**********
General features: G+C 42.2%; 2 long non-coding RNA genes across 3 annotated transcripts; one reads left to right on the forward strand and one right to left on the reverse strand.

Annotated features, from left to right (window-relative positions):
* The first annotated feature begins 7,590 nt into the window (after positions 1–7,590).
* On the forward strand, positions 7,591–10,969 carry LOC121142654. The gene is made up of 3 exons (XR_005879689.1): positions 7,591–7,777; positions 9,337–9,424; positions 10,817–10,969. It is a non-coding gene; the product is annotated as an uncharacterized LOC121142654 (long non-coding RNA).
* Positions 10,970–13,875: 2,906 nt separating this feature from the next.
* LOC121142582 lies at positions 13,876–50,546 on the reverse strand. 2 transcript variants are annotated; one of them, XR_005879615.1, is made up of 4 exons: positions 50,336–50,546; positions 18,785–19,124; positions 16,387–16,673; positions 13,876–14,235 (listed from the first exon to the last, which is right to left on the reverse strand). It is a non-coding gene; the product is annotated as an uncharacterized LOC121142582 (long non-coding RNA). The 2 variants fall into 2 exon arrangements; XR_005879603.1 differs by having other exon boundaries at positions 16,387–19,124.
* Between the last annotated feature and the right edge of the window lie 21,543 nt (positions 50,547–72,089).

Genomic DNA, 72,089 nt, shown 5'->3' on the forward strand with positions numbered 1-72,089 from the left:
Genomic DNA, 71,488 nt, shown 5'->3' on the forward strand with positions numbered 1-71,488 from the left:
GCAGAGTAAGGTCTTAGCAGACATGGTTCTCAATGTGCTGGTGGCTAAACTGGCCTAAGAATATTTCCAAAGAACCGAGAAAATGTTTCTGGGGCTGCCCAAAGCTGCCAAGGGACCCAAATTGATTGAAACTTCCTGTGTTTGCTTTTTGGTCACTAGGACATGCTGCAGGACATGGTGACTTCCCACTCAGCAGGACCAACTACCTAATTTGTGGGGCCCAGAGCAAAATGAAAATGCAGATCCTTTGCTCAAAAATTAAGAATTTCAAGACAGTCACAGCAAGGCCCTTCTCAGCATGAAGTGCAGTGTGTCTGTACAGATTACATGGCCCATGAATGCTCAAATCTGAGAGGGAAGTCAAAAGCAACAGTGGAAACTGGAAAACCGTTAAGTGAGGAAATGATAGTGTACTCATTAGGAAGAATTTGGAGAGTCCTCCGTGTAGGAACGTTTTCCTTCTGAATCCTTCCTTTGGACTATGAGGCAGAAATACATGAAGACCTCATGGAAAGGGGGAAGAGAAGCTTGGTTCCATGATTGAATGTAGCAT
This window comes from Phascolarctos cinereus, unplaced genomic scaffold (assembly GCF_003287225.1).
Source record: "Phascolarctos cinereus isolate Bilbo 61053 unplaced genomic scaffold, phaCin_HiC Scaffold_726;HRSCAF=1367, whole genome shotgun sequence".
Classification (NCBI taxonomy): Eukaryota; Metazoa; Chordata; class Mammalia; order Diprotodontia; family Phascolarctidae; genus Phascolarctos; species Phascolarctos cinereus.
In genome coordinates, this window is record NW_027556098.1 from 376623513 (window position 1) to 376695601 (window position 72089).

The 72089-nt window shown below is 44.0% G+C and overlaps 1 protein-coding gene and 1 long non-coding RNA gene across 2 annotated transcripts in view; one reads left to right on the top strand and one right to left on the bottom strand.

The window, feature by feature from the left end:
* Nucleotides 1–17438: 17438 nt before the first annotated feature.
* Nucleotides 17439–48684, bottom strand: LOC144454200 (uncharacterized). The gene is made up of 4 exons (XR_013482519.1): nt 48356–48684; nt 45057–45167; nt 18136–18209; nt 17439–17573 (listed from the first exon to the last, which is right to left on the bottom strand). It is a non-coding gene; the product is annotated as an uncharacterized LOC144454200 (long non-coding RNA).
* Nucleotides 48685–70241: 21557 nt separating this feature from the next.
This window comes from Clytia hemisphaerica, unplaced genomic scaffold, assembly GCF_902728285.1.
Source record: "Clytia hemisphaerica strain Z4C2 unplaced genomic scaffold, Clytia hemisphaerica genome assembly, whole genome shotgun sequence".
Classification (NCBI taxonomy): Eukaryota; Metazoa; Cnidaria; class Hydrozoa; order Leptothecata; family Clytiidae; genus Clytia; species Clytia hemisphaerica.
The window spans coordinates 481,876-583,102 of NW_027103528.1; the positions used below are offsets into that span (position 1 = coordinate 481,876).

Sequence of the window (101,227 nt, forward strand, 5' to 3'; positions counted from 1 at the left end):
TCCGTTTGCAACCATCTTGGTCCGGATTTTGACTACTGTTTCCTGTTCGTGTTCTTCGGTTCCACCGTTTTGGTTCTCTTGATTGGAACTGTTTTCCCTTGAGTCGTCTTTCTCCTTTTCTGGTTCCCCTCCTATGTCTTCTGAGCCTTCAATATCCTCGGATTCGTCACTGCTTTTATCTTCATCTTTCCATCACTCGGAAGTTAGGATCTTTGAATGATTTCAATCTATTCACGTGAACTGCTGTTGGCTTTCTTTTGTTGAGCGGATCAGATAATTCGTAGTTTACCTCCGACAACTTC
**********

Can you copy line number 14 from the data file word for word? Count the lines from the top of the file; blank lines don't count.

In genome coordinates, this window is record NW_027556098.1 from 376623513 (window position 1) to 376695601 (window position 72089).